Probiotics are gut-friendly bacteria and help maintain your microbiome. They're available as supplements, but you can also have yogurt with live bacteria. Probiotics have to be taken regularly every day for significant benefit.
Drinking water with your meals and throughout the day is essential. Water helps food to pass through the intestines, and it also softens your stools.
Apart from water, fruit juices and milk are a good choice. Milk is a good source of calcium, too. Milk contains lactose, though, which many people cannot digest. Cut it out of your diet if you find yourself gassy or having diarrhea after milk. Avoid smoothies more than once a day, as they're sugary and can damage teeth.
Avoid caffeine-containing drinks if you are prone to heartburn. Fizzy drinks bloat the stomach and can cause heartburn. Coffee, green tea, cola drinks, and energy drinks are all rich in caffeine.
Mindful eating is described as "the act of eating while being in a state of non-judgmental awareness, shifting one's attention to the food and mind-body connection." This method helps many digestive problems such as heartburn and irritable bowel syndrome. You can use it to identify stressors and triggers of your digestive symptoms. Mindful eating reduces your stress response and promotes optimal digestive function.
Sleep rests your body, including your stomach and intestines. Besides, not sleeping enough can lead to obesity, which increases your chances of digestive system problems.
Stress and anxiety are significant factors in heartburn and ulcers, and anxiety and depression also increase your chances of irritable bowel syndrome. Try relaxation and distraction techniques to reduce your stress, and your digestive system will reward you.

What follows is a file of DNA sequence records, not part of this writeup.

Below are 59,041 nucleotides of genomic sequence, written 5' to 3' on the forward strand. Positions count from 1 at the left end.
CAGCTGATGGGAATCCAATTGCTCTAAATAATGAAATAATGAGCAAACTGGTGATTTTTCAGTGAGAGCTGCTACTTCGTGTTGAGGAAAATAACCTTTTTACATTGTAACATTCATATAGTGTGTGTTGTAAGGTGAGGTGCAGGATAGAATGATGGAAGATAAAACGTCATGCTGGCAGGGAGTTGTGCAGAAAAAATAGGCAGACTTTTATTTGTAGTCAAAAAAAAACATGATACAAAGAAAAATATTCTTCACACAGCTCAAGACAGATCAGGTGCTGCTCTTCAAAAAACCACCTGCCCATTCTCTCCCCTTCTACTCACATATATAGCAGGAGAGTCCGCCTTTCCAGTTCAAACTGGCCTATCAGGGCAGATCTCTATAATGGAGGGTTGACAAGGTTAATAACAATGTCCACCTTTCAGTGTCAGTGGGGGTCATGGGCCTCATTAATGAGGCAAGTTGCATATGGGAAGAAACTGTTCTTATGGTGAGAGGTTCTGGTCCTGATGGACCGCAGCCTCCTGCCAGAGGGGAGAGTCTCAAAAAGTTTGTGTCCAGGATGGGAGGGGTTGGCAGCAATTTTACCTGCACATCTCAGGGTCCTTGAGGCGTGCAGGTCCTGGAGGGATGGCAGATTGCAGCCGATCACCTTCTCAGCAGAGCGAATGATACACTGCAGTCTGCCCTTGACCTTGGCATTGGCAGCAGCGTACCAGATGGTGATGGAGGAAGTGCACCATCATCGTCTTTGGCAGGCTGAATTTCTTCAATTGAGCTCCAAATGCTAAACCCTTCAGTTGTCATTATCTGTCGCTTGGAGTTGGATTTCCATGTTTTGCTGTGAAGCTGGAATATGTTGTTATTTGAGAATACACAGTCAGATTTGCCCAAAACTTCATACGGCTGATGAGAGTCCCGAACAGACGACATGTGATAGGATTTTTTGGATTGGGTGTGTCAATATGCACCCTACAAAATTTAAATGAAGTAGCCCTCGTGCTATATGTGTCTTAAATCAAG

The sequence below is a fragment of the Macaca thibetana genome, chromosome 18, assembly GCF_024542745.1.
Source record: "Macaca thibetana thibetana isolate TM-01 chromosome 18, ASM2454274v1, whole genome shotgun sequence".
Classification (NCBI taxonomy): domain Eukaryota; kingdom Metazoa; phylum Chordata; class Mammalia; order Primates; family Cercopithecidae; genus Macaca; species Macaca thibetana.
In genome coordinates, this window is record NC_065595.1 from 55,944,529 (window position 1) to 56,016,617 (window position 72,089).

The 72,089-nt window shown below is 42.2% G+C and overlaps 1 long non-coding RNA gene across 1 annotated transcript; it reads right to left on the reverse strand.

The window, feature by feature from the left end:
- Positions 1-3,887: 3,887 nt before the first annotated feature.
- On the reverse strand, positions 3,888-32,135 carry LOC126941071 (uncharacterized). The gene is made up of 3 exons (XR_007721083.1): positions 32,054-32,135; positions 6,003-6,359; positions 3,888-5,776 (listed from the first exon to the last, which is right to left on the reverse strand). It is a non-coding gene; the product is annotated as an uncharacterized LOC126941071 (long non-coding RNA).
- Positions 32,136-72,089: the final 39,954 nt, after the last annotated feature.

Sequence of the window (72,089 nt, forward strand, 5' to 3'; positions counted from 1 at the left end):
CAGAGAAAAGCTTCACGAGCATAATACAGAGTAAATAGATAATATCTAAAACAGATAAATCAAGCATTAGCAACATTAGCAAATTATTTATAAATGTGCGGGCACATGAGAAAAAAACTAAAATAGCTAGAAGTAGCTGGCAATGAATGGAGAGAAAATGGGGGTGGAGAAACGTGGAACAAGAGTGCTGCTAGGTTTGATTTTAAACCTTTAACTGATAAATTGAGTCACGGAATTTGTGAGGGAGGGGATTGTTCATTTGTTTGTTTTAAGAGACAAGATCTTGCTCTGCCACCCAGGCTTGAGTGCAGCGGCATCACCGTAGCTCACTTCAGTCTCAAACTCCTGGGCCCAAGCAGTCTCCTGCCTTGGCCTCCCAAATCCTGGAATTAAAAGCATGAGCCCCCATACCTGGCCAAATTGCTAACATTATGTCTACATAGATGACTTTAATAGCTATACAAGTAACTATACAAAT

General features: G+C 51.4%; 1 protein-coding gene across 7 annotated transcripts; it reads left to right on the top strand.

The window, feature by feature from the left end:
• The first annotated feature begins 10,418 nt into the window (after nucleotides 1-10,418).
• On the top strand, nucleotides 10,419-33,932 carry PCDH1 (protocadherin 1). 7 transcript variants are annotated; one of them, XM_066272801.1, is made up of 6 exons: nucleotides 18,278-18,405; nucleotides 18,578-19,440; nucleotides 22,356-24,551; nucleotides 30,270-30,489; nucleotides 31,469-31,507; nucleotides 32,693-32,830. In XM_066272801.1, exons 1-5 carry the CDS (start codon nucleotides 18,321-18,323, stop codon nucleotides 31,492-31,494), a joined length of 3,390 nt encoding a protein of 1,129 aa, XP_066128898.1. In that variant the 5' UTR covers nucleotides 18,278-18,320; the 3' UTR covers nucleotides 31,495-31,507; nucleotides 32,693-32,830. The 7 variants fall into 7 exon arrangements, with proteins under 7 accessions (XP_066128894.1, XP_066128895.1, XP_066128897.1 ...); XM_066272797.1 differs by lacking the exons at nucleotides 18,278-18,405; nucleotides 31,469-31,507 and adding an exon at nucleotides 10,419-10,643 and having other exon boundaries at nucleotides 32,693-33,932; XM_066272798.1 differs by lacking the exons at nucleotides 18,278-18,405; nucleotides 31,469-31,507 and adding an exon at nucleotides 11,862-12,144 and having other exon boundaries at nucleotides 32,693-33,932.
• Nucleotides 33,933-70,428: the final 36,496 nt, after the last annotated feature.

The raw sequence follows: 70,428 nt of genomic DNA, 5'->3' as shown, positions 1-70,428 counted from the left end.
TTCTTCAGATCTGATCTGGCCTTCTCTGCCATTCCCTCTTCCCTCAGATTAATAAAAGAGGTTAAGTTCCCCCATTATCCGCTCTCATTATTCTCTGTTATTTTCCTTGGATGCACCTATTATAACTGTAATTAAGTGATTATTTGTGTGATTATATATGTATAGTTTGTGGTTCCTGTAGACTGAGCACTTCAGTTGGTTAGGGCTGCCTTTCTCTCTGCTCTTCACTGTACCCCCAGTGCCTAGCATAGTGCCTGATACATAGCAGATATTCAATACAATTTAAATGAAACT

Stress hits your digestive system in different ways. Your digestion might slow, causing constipation, bloating, and pain. Or it might work too fast, causing diarrhea. You could lose your appetite, and stomach ulcers are also likely. Avoid eating when you're stressed and arguing at the dining table.
Give up smoking
Smoking reduces the strength of the muscular ring at the lower end of the esophagus (food pipe). This allows food and stomach acid to travel back into the food pipe (reflux) and can cause chest pain and ulcers.
Rest your digestive system
Every time you eat, your stomach, intestines, pancreas, liver, and other organs have to work. Giving them some rest helps keep them in good working order. Balanced breaks between meals will give your digestive system time for rest and recovery.
Try to keep the last meal of the day light, and eat it early. There should be a 2 to 3 hour period between your last meal and bedtime.
Diet is the key to improved digestion
If you frequently have gas, cramps, heartburn, nausea, or diarrhea, your gut needs help. Simple dietary and lifestyle changes can provide relief to your digestive system. By choosing a healthy diet and making better food habits and lifestyle choices, you can improve your digestion fast.
Health Solutions From Our Sponsors
Integrative medicine: "Mindful Eating: A Review Of How The Stress-Digestion-Mindfulness Triad May Modulate And Improve Gastrointestinal And Digestive Function."
John Hopkins Medicine: "5 Foods to Improve Your Digestion," "Your Digestive System: 5 Ways to Support Gut Health."
National Health Service: "5 lifestyle tips for a healthy tummy," "Eat well," "Good foods to help your digestion."